Well other countries have moved in that direction. The United Kingdom and a number of other countries, because how good is it Barrie, we're all living longer. But the fact is that if we're living longer, we need to have a Health and Welfare System that appropriately deals with the changing demographics of the nation.

BARRIE CASSIDY:

And of people aged over 65 with $1 million in assets, 80 per cent of them collect an aged pension. Again is that something you should be looking at?

TREASURER:

Well, it's something that we need to discuss, and we are discussing with the nation, and I welcome the fact that National Seniors, which is a major representative group of senior Australians, has recognised that we need to have a mature debate about the sustainability of our Pension System and our Aged Care System. This is not a battle between the generations. This is about the quality of life that we not only want to live ourselves, but what we want to leave to our children, and Australia's been blessed, we've had, for a lot of good reasons, 22 years of continuous economic growth. It's not an accident; it's come about because of hard work. That's one of the longest periods of economic growth in global history and the fact is, you can't bank that that's going to happen for another 22 years. So how are we going to design an economy that is going to sustain us through the difficult times and deliver us benefits through the good times? And that's what we're dealing with right now.

BARRIE CASSIDY:

You mentioned the National Seniors, and they have come out with quite a conciliatory statement, but they did say they would porch some adjustments, but they wanted to see Paid Parental Leave Scheme treated as well. Otherwise you would be pining one generation against another. So again, you see once again the Parental Leave Scheme comes up.

TREASURER:

The Parental Leave Scheme is about getting people back to work so they can pay for the pensions of tomorrow. That's what the Parental Leave Scheme is about. It is about people going back to work earning money, paying tax, and being able to afford the pension system and the aged care system and the health system that senior Australians and others want to have. You know Barrie, my parents often say to me we worked hard all our life to be - you know - we paid taxes all our life and we deserve to have entitlements now. I say yes you do, but the problem is everything you earned during your life is gone. There is no money left in the bank. In fact, if we don't fix the Budget now, we're going to end up with $667 billion of debt and therefore, we need to fix the Budget now, not only to maintain what you have now but importantly, to give everyone else a chance that follows, to have a decent quality of life.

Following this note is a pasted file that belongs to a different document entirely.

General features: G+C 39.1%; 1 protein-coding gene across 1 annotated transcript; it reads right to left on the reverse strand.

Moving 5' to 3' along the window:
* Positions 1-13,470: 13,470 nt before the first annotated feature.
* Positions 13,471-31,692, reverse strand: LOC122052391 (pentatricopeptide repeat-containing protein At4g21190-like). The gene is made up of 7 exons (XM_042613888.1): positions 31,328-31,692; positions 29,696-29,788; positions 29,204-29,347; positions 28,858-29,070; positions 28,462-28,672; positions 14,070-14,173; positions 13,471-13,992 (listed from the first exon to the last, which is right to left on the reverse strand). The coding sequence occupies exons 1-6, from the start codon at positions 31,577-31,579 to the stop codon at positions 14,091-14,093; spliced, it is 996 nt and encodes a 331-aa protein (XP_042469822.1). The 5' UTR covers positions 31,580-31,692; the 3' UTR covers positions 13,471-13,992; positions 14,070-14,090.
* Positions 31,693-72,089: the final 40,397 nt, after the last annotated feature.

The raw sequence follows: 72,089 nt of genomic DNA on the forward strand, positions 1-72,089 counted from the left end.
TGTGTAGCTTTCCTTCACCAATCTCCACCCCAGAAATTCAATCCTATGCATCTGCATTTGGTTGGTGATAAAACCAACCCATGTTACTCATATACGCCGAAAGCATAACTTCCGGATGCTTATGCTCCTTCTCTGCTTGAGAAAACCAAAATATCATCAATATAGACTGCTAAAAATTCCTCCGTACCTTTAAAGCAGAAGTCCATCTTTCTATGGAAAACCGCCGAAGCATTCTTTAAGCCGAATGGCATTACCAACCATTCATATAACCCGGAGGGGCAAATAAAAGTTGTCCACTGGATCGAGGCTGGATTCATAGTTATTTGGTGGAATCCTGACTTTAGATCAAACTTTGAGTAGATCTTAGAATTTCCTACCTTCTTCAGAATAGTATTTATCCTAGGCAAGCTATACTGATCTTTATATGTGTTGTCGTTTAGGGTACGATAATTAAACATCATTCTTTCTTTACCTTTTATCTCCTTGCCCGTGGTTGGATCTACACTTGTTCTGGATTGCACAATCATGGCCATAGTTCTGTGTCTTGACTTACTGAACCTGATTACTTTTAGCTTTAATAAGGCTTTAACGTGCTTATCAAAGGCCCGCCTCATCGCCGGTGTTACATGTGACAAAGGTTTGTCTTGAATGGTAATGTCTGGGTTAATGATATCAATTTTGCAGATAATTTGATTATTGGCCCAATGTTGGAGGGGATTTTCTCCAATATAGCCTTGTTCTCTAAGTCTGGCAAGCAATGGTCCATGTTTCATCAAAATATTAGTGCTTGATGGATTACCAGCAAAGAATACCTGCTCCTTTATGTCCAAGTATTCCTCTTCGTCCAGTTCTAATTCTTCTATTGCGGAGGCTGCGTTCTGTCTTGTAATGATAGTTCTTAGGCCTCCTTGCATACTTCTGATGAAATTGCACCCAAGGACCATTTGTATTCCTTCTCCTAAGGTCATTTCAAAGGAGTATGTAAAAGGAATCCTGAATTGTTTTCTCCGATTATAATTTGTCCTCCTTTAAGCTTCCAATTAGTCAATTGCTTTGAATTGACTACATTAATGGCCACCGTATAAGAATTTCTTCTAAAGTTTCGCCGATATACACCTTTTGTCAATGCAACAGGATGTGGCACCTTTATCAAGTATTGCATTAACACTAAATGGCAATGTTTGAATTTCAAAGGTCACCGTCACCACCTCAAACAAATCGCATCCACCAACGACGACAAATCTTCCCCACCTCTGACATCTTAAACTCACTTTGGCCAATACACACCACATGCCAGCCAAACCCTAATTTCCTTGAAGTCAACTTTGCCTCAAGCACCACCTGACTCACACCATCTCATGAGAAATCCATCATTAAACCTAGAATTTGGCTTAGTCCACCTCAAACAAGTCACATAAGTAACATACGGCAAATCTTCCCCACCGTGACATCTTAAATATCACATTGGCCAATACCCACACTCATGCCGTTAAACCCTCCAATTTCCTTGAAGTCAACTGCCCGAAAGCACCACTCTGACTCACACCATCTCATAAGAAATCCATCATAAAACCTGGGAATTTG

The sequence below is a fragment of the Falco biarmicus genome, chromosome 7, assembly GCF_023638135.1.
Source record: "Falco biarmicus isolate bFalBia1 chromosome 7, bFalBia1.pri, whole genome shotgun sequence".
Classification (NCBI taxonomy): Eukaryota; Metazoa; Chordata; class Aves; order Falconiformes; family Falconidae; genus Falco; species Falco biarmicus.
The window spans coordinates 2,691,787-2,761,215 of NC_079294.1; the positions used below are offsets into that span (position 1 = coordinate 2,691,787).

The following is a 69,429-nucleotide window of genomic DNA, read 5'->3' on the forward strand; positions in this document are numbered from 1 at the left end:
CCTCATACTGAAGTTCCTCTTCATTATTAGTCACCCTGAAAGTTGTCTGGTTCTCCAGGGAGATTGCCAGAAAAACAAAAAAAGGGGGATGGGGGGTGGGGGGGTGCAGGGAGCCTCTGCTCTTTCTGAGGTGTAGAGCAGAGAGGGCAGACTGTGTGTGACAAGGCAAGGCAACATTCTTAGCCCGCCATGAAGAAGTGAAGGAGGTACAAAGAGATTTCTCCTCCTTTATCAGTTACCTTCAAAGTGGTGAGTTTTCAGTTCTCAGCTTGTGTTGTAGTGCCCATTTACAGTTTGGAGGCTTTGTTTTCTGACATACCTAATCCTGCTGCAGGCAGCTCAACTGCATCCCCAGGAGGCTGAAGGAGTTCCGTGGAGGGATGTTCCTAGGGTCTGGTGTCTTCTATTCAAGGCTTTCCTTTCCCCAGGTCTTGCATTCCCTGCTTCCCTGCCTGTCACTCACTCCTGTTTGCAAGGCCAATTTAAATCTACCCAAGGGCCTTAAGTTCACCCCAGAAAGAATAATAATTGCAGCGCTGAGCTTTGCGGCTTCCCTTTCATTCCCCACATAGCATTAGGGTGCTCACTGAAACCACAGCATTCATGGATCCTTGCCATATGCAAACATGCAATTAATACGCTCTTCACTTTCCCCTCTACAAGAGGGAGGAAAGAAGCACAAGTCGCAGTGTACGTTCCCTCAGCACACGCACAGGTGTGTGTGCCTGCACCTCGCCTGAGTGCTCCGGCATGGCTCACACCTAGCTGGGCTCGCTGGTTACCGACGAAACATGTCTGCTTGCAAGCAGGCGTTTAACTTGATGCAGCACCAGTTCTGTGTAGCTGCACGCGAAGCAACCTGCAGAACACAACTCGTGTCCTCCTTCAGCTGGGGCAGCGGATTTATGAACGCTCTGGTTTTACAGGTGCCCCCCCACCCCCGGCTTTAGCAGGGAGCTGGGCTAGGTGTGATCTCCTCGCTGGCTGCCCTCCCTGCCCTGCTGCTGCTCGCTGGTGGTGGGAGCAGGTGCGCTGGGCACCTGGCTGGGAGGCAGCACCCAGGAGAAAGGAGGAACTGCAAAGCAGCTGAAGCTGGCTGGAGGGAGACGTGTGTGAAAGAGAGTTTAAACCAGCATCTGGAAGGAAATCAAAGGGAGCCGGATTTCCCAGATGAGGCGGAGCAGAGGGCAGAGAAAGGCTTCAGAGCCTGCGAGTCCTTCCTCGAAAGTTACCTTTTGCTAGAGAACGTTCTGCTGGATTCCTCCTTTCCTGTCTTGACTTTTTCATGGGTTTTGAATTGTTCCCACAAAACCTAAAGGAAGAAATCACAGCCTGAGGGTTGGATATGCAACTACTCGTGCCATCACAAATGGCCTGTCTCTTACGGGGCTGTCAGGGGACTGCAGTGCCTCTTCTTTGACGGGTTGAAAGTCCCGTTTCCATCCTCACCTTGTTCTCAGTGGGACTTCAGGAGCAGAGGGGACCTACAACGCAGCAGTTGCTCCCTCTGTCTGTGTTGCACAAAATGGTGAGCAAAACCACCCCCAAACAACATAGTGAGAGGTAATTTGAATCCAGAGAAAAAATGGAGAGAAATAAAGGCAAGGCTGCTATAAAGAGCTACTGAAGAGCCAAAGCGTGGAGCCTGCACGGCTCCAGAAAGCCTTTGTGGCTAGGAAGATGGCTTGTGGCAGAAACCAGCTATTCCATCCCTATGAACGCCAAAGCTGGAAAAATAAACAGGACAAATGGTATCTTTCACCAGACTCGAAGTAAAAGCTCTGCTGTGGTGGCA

BARRIE CASSIDY:

The one concern to pensioners I guess would be the rate - the rate of the pension. It is linked now to a percentage of male average earnings, if it was linked to the CPI that might mean real cuts. Are you considering linking it to the CPI or are you considering perhaps getting rid of indexation all together?

TREASURER:

Well I'm not going to speculate on the Budget but I will note something interesting that I found out over here. Over the last 40 years, 60 per cent of male workers in the US have had a real cut in their incomes. A real cut in their incomes. In Australia, we've been the beneficiaries of having real income increases. Now the pension is attached to male total average weekly earnings, which is a higher rate. But it's not always going to remain a higher rate. So we have to look at how sustainable pension increases are, but whatever the case, Barrie, the Budget is not going to target any one particular group. Every Australian is going to be asked to contribute to the Budget repair, including politicians. Everyone is going to be asked to contribute to the Budget repair and it's going to be as fair an ask as is possible under the circumstances.

BARRIE CASSIDY:

So you are absolutely determined, starting with this Budget, that the age of entitlements, as we've known it, has to go?

TREASURER:

We have no choice Barrie; there are no choices here. This is about the sustainability of our quality of life. It is about what we want to be in five, ten, twenty years time, and I often ask myself, if there was a drug that is going to save my child's life in 10 years time and I couldn't afford it, I would expect the Government to help me out. Now in 10 years time, is the Government going to have the money to be able to afford that drug? They might have it today but they won't have it tomorrow, unless we actually start fixing the Budget now, and if we fix it early, then the contribution everyone makes is going to be far less over time than trying to have remedial action down the track.

BARRIE CASSIDY:

Treasurer, thanks for your time.

TREASURER:

Thanks very much Barrie.